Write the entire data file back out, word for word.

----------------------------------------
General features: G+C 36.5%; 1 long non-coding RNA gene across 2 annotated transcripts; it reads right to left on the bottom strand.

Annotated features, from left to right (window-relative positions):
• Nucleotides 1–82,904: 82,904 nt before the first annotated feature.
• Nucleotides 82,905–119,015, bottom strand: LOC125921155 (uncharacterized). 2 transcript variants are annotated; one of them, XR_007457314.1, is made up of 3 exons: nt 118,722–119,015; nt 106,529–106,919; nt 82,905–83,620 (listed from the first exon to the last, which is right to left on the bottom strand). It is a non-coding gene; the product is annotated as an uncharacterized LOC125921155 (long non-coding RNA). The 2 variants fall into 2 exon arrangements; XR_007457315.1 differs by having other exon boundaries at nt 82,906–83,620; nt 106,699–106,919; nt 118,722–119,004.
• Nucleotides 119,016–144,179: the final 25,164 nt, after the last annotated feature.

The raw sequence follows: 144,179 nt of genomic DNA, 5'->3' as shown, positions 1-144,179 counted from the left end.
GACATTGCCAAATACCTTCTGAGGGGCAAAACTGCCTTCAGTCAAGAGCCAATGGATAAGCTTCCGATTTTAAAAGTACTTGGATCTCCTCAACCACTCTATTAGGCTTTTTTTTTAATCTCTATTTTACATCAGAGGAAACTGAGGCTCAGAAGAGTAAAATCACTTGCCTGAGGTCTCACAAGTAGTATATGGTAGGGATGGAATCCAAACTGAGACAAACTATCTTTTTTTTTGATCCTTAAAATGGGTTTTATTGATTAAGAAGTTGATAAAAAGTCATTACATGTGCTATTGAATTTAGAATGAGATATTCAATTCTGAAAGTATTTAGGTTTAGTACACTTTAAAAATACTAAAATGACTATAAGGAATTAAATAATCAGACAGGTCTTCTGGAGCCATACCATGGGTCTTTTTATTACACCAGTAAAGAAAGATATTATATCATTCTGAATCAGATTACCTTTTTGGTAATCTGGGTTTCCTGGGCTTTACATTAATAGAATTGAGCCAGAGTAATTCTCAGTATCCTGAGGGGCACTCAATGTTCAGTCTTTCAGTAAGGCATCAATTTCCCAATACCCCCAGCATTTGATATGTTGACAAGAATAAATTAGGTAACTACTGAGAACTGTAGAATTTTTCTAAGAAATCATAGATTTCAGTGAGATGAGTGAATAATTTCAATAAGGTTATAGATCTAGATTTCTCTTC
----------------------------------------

General features: G+C 36.5%; 1 long non-coding RNA gene across 2 annotated transcripts; it reads right to left on the bottom strand.

Annotated features, from left to right (window-relative positions):
• Nucleotides 1–82,904: 82,904 nt before the first annotated feature.
• Nucleotides 82,905–119,015, bottom strand: LOC125921155 (uncharacterized). 2 transcript variants are annotated; one of them, XR_007457314.1, is made up of 3 exons: nt 118,722–119,015; nt 106,529–106,919; nt 82,905–83,620 (listed from the first exon to the last, which is right to left on the bottom strand). It is a non-coding gene; the product is annotated as an uncharacterized LOC125921155 (long non-coding RNA). The 2 variants fall into 2 exon arrangements; XR_007457315.1 differs by having other exon boundaries at nt 82,906–83,620; nt 106,699–106,919; nt 118,722–119,004.
• Nucleotides 119,016–144,179: the final 25,164 nt, after the last annotated feature.

The raw sequence follows: 144,179 nt of genomic DNA, 5'->3' as shown, positions 1-144,179 counted from the left end.
GACATTGCCAAATACCTTCTGAGGGGCAAAACTGCCTTCAGTCAAGAGCCAATGGATAAGCTTCCGATTTTAAAAGTACTTGGATCTCCTCAACCACTCTATTAGGCTTTTTTTTTAATCTCTATTTTACATCAGAGGAAACTGAGGCTCAGAAGAGTAAAATCACTTGCCTGAGGTCTCACAAGTAGTATATGGTAGGGATGGAATCCAAACTGAGACAAACTATCTTTTTTTTTGATCCTTAAAATGGGTTTTATTGATTAAGAAGTTGATAAAAAGTCATTACATGTGCTATTGAATTTAGAATGAGATATTCAATTCTGAAAGTATTTAGGTTTAGTACACTTTAAAAATACTAAAATGACTATAAGGAATTAAATAATCAGACAGGTCTTCTGGAGCCATACCATGGGTCTTTTTATTACACCAGTAAAGAAAGATATTATATCATTCTGAATCAGATTACCTTTTTGGTAATCTGGGTTTCCTGGGCTTTACATTAATAGAATTGAGCCAGAGTAATTCTCAGTATCCTGAGGGGCACTCAATGTTCAGTCTTTCAGTAAGGCATCAATTTCCCAATACCCCCAGCATTTGATATGTTGACAAGAATAAATTAGGTAACTACTGAGAACTGTAGAATTTTTCTAAGAAATCATAGATTTCAGTGAGATGAGTGAATAATTTCAATAAGGTTATAGATCTAGATTTCTCTTC